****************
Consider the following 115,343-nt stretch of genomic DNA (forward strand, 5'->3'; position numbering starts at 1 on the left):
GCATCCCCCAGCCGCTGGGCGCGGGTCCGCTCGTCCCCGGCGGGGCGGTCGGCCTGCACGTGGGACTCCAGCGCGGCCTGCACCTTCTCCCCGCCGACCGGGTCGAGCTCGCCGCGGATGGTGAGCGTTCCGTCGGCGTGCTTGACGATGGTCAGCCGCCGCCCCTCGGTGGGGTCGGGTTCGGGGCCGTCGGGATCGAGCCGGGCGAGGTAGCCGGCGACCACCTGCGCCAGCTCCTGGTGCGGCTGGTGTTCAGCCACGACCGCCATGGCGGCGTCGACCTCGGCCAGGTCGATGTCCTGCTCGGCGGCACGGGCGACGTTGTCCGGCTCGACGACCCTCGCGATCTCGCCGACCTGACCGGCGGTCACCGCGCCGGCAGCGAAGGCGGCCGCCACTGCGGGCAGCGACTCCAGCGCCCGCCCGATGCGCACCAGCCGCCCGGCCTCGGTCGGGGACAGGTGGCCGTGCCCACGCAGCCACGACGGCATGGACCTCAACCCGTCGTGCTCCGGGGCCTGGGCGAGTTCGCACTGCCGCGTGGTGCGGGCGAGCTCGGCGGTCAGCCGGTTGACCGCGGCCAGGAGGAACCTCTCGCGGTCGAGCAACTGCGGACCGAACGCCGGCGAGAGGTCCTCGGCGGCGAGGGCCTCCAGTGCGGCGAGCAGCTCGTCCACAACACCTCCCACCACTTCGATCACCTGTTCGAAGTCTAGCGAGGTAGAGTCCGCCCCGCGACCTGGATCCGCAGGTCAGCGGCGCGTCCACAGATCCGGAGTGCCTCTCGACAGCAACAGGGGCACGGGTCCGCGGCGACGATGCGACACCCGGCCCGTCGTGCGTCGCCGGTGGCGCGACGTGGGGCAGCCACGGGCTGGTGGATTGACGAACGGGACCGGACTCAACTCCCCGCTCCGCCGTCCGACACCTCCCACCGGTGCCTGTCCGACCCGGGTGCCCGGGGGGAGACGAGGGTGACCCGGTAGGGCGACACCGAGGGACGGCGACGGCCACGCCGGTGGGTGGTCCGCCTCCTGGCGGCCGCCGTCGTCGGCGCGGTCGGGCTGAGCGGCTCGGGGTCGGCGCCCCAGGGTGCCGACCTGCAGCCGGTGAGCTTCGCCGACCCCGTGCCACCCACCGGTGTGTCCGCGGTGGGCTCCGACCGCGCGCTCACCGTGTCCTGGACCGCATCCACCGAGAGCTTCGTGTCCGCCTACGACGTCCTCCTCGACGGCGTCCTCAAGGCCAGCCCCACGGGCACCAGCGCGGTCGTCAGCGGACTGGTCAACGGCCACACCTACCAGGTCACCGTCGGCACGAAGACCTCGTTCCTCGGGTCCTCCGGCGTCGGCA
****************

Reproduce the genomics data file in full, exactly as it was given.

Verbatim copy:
Consider the following 115,343-nt stretch of genomic DNA (forward strand, 5'->3'; position numbering starts at 1 on the left):
GCATCCCCCAGCCGCTGGGCGCGGGTCCGCTCGTCCCCGGCGGGGCGGTCGGCCTGCACGTGGGACTCCAGCGCGGCCTGCACCTTCTCCCCGCCGACCGGGTCGAGCTCGCCGCGGATGGTGAGCGTTCCGTCGGCGTGCTTGACGATGGTCAGCCGCCGCCCCTCGGTGGGGTCGGGTTCGGGGCCGTCGGGATCGAGCCGGGCGAGGTAGCCGGCGACCACCTGCGCCAGCTCCTGGTGCGGCTGGTGTTCAGCCACGACCGCCATGGCGGCGTCGACCTCGGCCAGGTCGATGTCCTGCTCGGCGGCACGGGCGACGTTGTCCGGCTCGACGACCCTCGCGATCTCGCCGACCTGACCGGCGGTCACCGCGCCGGCAGCGAAGGCGGCCGCCACTGCGGGCAGCGACTCCAGCGCCCGCCCGATGCGCACCAGCCGCCCGGCCTCGGTCGGGGACAGGTGGCCGTGCCCACGCAGCCACGACGGCATGGACCTCAACCCGTCGTGCTCCGGGGCCTGGGCGAGTTCGCACTGCCGCGTGGTGCGGGCGAGCTCGGCGGTCAGCCGGTTGACCGCGGCCAGGAGGAACCTCTCGCGGTCGAGCAACTGCGGACCGAACGCCGGCGAGAGGTCCTCGGCGGCGAGGGCCTCCAGTGCGGCGAGCAGCTCGTCCACAACACCTCCCACCACTTCGATCACCTGTTCGAAGTCTAGCGAGGTAGAGTCCGCCCCGCGACCTGGATCCGCAGGTCAGCGGCGCGTCCACAGATCCGGAGTGCCTCTCGACAGCAACAGGGGCACGGGTCCGCGGCGACGATGCGACACCCGGCCCGTCGTGCGTCGCCGGTGGCGCGACGTGGGGCAGCCACGGGCTGGTGGATTGACGAACGGGACCGGACTCAACTCCCCGCTCCGCCGTCCGACACCTCCCACCGGTGCCTGTCCGACCCGGGTGCCCGGGGGGAGACGAGGGTGACCCGGTAGGGCGACACCGAGGGACGGCGACGGCCACGCCGGTGGGTGGTCCGCCTCCTGGCGGCCGCCGTCGTCGGCGCGGTCGGGCTGAGCGGCTCGGGGTCGGCGCCCCAGGGTGCCGACCTGCAGCCGGTGAGCTTCGCCGACCCCGTGCCACCCACCGGTGTGTCCGCGGTGGGCTCCGACCGCGCGCTCACCGTGTCCTGGACCGCATCCACCGAGAGCTTCGTGTCCGCCTACGACGTCCTCCTCGACGGCGTCCTCAAGGCCAGCCCCACGGGCACCAGCGCGGTCGTCAGCGGACTGGTCAACGGCCACACCTACCAGGTCACCGTCGGCACGAAGACCTCGTTCCTCGGGTCCTCCGGCGTCGGCA